Your new host will provide you with nameservers that you should point your domain to. Usually this looks something like ns1.yourhost.com, ns2.yourhost.com, etc. All you need to do with this is log in to wherever you bought your domain from and copy it into the nameserver section. Different domain registrars have different processes for accomplishing this, so I won’t get into the details.
I mentioned that this is the slower option, and it is. This method may take up to 72 hours before traffic to your site starts getting directed to the new host. Since it can take a long time, it is important to keep your old hosting account active until you are sure that all traffic is being sent to the new host. To check on the progress of your domain’s propagation, you can use a site like WhatsMyDNS.net. Just enter your domain name in the box and search. When you see all the locations pop up with the new name server, you will know everything has fully propagated.
Use Cloudflare to Update DNS (More Difficult but Faster Option)
In order for this to work faster, you will have to set up your existing site on Cloudflare a few days before you want to change WordPress web hosts. This is because you will still need to change the name servers using the steps provided above. The benefit is that you will be able to check to see that everything transferred correctly in real time, and can quickly switch back if there is a problem.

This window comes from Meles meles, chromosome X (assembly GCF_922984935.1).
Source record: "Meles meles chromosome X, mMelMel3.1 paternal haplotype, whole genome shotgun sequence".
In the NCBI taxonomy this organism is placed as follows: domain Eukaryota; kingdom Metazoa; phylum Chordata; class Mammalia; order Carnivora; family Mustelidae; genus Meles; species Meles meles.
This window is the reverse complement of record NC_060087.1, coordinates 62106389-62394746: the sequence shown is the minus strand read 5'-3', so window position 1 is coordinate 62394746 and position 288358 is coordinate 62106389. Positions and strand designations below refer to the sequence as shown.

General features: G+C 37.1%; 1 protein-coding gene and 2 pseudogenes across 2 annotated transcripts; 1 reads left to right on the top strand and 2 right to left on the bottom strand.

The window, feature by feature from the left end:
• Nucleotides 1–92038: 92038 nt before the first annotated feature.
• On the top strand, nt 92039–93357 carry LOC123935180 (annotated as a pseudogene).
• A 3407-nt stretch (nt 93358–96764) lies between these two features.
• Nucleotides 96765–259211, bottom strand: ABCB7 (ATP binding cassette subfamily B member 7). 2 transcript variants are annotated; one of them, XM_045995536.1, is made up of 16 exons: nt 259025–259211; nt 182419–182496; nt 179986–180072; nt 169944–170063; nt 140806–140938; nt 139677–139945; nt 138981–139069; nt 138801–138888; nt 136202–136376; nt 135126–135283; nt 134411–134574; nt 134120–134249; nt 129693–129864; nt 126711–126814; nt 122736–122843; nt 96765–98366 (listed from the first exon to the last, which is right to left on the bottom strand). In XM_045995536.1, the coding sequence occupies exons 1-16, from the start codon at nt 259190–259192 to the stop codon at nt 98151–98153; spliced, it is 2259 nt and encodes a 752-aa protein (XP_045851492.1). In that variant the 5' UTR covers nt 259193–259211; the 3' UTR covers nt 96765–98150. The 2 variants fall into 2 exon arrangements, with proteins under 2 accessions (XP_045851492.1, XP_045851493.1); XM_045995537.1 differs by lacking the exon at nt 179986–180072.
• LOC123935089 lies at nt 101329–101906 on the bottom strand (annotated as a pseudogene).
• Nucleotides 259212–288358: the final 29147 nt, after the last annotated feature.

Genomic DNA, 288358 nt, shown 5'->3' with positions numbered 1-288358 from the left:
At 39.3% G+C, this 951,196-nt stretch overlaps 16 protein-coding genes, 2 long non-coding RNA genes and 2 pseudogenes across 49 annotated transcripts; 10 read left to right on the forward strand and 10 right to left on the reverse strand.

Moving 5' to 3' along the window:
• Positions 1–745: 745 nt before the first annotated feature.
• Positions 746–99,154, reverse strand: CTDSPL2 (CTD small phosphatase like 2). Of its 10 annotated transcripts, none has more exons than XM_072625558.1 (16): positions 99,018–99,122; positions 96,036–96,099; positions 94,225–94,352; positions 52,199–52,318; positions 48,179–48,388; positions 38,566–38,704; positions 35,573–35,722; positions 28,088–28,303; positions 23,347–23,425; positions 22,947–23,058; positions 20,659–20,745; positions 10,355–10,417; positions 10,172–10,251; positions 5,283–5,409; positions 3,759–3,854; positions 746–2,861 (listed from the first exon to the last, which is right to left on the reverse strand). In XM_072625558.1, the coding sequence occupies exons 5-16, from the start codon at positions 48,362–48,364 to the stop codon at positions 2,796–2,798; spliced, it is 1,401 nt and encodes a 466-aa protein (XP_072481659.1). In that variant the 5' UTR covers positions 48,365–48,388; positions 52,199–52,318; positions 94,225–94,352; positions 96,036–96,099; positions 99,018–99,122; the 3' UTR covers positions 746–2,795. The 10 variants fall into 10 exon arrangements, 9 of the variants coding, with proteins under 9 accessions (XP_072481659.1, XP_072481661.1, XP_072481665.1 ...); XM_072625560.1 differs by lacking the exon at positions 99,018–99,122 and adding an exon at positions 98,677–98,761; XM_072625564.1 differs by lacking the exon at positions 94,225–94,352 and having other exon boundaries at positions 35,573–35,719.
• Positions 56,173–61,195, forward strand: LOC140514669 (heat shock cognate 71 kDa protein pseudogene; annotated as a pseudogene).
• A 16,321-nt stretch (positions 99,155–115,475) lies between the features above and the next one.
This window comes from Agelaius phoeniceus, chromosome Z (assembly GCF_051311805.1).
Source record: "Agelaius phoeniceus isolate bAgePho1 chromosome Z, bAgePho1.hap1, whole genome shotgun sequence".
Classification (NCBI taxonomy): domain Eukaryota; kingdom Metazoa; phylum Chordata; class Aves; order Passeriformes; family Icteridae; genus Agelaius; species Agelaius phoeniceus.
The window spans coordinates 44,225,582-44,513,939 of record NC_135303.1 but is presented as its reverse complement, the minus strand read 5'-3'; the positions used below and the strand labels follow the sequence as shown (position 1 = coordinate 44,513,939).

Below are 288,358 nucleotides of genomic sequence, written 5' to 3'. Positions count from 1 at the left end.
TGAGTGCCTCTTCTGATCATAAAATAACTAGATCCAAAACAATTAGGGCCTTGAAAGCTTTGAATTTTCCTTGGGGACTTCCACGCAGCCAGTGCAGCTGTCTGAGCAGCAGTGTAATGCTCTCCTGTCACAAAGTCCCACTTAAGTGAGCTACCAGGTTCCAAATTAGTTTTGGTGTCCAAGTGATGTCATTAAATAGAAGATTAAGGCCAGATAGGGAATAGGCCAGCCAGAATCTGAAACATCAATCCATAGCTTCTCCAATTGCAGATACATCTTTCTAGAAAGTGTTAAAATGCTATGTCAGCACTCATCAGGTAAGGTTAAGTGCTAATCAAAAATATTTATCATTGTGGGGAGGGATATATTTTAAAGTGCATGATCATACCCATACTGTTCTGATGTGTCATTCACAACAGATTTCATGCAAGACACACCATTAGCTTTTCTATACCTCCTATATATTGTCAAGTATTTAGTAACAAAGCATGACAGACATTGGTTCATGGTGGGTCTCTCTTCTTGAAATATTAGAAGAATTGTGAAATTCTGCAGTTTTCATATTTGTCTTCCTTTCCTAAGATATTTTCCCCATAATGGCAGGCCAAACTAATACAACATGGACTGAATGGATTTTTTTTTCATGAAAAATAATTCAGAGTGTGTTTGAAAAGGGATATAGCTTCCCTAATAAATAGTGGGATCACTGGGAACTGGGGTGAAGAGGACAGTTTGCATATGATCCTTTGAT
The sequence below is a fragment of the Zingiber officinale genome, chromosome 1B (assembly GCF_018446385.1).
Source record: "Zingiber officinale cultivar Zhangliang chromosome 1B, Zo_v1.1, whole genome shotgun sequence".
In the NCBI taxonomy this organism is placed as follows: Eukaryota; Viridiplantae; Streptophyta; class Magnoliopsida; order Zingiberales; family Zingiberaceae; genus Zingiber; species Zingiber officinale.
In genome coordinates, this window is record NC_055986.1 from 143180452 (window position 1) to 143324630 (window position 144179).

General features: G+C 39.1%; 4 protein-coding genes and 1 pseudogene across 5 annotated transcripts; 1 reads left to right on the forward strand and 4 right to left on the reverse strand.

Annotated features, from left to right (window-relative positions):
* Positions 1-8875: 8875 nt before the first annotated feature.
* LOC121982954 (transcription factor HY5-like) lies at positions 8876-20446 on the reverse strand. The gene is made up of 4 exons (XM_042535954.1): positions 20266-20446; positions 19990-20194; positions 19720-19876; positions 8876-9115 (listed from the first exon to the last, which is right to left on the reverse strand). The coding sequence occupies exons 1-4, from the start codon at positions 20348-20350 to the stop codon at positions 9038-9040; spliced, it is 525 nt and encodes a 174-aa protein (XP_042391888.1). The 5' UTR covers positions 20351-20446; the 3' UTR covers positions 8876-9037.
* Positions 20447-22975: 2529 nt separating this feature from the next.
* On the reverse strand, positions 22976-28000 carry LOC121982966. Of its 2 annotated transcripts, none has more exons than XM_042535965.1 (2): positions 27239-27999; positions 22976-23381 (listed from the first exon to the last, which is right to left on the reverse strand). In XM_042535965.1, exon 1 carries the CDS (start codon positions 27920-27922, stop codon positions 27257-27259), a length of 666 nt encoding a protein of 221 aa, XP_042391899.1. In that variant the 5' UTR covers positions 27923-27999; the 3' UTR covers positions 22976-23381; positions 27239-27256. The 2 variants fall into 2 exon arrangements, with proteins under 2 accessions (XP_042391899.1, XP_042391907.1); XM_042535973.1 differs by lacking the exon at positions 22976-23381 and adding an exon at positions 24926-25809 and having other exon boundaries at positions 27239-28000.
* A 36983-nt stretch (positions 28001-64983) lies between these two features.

When you sign up on Cloudflare, they will scan your current DNS records and pre-populate them for you. Usually they are accurate, but double check just in case they missed something. They will provide you with name server records that need updating just like in the previous section. This will take anywhere up to 72 hours to complete, so give yourself some time.
When you are ready to start sending traffic to your new web host, check to see what the values for the DNS records are at your new host. Some hosts list the DNS records for a domain in their admin areas, but you may need to ask for assistance. Often times there are a combination of A, CNAME, TXT, MX records, as well as others that need to be updated. Each host will have unique values that need updating so check with them to find out what to use.
Before making any changes to the DNS records in Cloudflare, take a screenshot or copy the current records. This way you can revert back to your old host if it turns out that something went wrong with the migration.
Once you have entered all the necessary DNS records, you should be able to visit your site and see that the changes came through successfully. If they didn’t you can use the old host’s DNS records to point your domain back to the old server until you figure out what went wrong.
That should be everything you need to do to change WordPress web hosts.
Have you had to change WordPress web hosts? Did you run into any problems along the way or was it a smooth transition?Note: Some of the links included in this article are affiliate links. I will earn a commission if you click on the link to make a purchase, at no extra cost to you. These affiliate links are a part of how this site can stay online. Your support is appreciated!